Finally, using methods introduced by Dain [79], a variation of the above procedure was recently introduced to establish the existence and uniqueness of solutions and to ensure that the conformal factor ψ is everywhere positive [80]. One again imposes Equation (63View Equation). However, in place of Dirichlet boundary conditions (62View Equation) on the shift, one now imposes Neumann-type conditions on certain components of βa. This method is expected to be applicable all initial data constructions relying on the conformal method. Furthermore, the result might also be of practical use in numerical constructions to ensure that the codes converge to a well behaved solution.

5.2.2 Binding energy

For initial data representing a binary black hole system, the quantity Eb = MADM − M1 − M2 is called the effective binding energy, where MADM is the ADM mass, and M1,2 are the individual masses of the two black holes. Heuristically, even in vacuum general relativity, one would expect Eb to have several components. First there is the analog of the Newtonian potential energy and the spin-spin interaction, both of which may be interpreted as contributing to the binding energy. But Eb also contains contributions from kinetic energy due to momentum and orbital angular momentum of black holes, and energy in the gravitational radiation in the initial data. It is only when these are negligible that Eb is a good measure of the physical binding energy.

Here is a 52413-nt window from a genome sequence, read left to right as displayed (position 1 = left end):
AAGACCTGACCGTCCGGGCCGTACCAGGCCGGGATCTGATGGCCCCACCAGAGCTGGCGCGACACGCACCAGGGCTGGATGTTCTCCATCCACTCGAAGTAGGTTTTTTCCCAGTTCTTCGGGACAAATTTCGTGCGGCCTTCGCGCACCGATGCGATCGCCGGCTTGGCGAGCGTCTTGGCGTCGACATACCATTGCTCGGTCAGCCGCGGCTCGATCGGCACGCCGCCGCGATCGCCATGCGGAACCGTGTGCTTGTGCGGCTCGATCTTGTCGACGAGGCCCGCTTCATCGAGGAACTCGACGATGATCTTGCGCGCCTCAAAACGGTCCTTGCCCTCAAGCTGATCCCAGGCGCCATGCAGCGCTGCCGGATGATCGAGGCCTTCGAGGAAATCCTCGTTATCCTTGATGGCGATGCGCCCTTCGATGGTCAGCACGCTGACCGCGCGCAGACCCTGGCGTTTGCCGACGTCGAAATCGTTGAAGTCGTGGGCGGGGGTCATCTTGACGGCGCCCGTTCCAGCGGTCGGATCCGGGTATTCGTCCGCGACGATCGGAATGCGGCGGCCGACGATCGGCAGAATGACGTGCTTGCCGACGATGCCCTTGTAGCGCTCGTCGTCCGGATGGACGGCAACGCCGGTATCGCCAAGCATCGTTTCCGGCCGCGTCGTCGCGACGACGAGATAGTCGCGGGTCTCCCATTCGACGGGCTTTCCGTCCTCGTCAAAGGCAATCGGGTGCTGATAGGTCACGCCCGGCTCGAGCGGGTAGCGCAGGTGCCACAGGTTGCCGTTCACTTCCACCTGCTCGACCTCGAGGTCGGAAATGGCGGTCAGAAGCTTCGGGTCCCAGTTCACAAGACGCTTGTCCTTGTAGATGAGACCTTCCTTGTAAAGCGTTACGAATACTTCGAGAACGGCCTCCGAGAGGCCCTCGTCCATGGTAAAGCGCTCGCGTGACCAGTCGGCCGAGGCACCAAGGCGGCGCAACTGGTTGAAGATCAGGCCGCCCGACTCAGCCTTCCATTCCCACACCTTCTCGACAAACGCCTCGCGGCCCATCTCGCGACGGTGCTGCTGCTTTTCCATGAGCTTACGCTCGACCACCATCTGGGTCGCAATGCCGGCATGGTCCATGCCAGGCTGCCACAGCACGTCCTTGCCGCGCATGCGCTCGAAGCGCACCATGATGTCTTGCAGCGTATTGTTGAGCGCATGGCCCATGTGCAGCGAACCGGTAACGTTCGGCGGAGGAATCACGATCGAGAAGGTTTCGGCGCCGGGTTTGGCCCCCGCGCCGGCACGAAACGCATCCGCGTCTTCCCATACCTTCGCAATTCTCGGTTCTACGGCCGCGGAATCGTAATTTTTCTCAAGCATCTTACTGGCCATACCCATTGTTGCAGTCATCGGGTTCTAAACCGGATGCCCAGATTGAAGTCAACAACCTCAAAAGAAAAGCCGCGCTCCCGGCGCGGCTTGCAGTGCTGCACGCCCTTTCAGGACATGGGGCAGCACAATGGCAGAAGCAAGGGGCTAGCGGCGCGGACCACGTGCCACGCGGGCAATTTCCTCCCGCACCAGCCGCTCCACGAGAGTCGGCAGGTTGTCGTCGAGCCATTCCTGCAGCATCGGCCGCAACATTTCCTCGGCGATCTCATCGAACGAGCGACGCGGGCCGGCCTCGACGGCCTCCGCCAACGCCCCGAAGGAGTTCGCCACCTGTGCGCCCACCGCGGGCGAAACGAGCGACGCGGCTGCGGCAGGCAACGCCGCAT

The first calculation of binding energy was made by Brill and Lindquist in such a context. They considered two non-spinning black holes initially at rest [61Jump To The Next Citation Point]. For large separations, they found that, in a certain mathematical sense, the leading contribution to binding energy comes just from the usual Newtonian gravitational potential. More recently, Dain [78Jump To The Next Citation Point] has extended this calculation to the case of black holes with spin and has shown that the spin-spin interaction energy is correctly incorporated in the same sense.